Available in hinged and separate lid-base options, the crisp food containers maintain the taste of fried entrees and sides using a patented convection cross-flow design that relieves moisture and condensation while maintaining food temperature.

Earlier this year, Anchor added to the line with the launch of Fry Baby, a clear, hinged container specifically intended to hold fried chicken strips and other fried side items. The new packaging option is the lowest-priced container in the Crisp Food Technologies line and costs less than some paper containers. The aspect of clear packaging is also vital in merchandising the look of a fresh meal to consumers.

Branded programs

With the mission-driven shopping habits of post-COVID-19 consumers, it’s more important than ever to remind shoppers that fresh, ready-to-eat food like fried chicken is available to pick up and take home for an easy family meal. Branded friend chicken programs such as Genuine Broaster Chicken or Champ’s Chicken are especially beneficial when it comes to merchandising to customers.

Beloit, Wis.-based Broaster Company can partner with retailers to introduce its Genuine Broaster Fried Chicken trademark program. Under the program, grocers can brand their fried chicken with Broaster’s trademark if the retailer uses at least one of Broaster Company’s pressure fryers, uses the brand’s marinades, follows the brand’s cooking procedures and presents the brand appropriately.

Under the Broaster trademark, retailers can choose to use just Broaster’s signature chicken and offer customers their own sides or they can choose to go through Broaster for both chicken and sides. Retailers can also choose to customize their own program using their own selection of Broaster seasonings, marinades, equipment and sides, but under this option a retailer would have to use their own private label for the program.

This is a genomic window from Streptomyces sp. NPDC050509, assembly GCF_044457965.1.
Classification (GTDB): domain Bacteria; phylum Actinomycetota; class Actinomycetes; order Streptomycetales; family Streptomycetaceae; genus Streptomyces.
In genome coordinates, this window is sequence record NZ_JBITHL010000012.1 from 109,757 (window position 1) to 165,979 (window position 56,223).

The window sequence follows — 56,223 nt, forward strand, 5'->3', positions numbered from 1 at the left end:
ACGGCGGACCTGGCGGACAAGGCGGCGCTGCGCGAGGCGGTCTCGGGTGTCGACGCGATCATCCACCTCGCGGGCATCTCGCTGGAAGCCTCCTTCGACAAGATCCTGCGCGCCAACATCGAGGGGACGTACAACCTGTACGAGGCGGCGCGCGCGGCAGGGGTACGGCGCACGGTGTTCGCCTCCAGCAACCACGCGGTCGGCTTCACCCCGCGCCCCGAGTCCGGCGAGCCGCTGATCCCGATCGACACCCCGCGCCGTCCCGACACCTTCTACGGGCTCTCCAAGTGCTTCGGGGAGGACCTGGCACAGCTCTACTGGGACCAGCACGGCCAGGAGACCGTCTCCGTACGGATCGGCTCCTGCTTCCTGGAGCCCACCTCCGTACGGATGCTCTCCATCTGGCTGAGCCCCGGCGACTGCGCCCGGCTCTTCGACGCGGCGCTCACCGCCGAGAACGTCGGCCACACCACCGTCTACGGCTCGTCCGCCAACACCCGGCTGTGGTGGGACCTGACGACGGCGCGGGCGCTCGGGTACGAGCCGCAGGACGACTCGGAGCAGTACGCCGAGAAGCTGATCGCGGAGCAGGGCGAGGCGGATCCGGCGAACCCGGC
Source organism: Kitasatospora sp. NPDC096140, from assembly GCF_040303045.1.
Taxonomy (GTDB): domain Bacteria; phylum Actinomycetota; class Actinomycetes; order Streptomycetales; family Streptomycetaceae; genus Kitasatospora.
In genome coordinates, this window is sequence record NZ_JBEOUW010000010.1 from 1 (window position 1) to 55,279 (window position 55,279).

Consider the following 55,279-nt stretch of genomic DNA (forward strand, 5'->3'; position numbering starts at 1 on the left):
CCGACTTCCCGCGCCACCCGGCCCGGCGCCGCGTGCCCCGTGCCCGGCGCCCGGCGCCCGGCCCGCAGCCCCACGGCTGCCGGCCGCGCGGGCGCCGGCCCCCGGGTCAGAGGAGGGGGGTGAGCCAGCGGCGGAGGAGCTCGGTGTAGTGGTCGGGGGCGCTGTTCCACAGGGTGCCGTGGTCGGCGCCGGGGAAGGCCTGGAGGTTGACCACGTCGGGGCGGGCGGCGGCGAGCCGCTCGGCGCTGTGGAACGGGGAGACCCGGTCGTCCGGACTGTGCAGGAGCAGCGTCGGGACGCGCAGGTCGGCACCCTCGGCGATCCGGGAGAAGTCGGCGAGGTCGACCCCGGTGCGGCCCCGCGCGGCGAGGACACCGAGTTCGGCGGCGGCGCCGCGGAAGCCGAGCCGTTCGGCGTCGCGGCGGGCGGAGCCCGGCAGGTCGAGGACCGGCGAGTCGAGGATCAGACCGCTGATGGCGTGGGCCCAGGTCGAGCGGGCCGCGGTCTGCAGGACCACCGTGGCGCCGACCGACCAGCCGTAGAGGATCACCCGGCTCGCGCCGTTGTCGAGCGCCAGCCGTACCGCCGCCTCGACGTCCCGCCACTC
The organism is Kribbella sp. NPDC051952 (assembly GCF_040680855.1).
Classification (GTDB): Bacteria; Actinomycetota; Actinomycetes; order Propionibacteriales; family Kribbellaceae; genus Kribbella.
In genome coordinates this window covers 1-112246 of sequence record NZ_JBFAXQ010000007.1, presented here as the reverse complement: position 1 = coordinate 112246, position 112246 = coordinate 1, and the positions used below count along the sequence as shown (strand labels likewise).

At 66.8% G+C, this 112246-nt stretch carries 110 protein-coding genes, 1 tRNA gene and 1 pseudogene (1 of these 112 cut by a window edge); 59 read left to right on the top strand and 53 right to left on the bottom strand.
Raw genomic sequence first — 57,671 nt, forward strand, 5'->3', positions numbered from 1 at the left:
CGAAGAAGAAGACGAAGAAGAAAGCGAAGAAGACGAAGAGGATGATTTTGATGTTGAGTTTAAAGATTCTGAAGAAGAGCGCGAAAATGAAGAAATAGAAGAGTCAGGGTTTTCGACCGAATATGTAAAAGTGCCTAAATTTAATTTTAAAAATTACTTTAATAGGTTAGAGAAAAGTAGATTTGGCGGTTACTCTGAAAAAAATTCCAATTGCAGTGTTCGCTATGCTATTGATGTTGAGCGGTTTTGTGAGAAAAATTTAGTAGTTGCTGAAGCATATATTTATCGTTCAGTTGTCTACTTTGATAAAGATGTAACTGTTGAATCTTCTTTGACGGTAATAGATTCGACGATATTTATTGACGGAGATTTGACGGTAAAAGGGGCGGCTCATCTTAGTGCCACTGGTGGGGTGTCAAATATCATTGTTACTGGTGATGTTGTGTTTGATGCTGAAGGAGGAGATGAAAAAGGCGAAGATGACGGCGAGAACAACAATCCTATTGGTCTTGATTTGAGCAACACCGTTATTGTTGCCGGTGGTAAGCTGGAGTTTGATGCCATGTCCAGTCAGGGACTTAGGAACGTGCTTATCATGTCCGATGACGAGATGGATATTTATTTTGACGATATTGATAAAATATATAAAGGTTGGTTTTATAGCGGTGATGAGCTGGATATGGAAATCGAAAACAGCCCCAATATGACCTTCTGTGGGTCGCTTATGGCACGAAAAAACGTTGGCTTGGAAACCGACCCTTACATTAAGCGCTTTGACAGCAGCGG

Going through Broaster’s program gives retailers access to the company’s trademark branding. At minimum, retailers will be provided with the Broaster Chicken logo and graphic art that a grocer can feed into its existing programs. Or Broaster can work with retailers to provide menu boards. It’s incredibly important that the fried chicken products look good and have a clear variety of food combinations which will draw in consumers, said Greg West, Broaster’s senior vice president of marketing and food innovation.

“A lot of it’s about the presentation,” West said. “So, if mom or dad is looking for a meal solution and they have three screaming kids with them, they have the ability to see in the deli aisle that they can get 12 pieces of chicken, two sides and rolls for $19.99.”

Retailers also have the option of purchasing equipment from Broaster without participating in the chicken program. But if a retailer goes that route, they won’t have the option to use Broaster’s merchandising tools.

The same goes for PFSbrands. Retailers can purchase products from the company, but they can also choose to instead implement a fried chicken franchise program through the company called Champ’s Chicken. Under Champ’s Chicken grocers offer a menu of fried chicken entrees and sides that are the same across all of Champ’s Chicken locations. To ensure food items are prepared the same way, equipment must meet the specifications of the Champ Chicken franchise. Grocers are allowed to use their own equipment providing it meets specifications, or they can purchase equipment through PFS.

“The Champ’s program has more marketing funds centered toward it,” said Harding. “Retailers get on a website where customers can do a locator to find a Champ’s near them. Through the program retailers also get quarterly promotions on products with a marketing plan for the year, and sales calls with reps every four to six weeks.”

This story is from the July 2020 issue of Supermarket Perimeter. To view the full magazine, click here.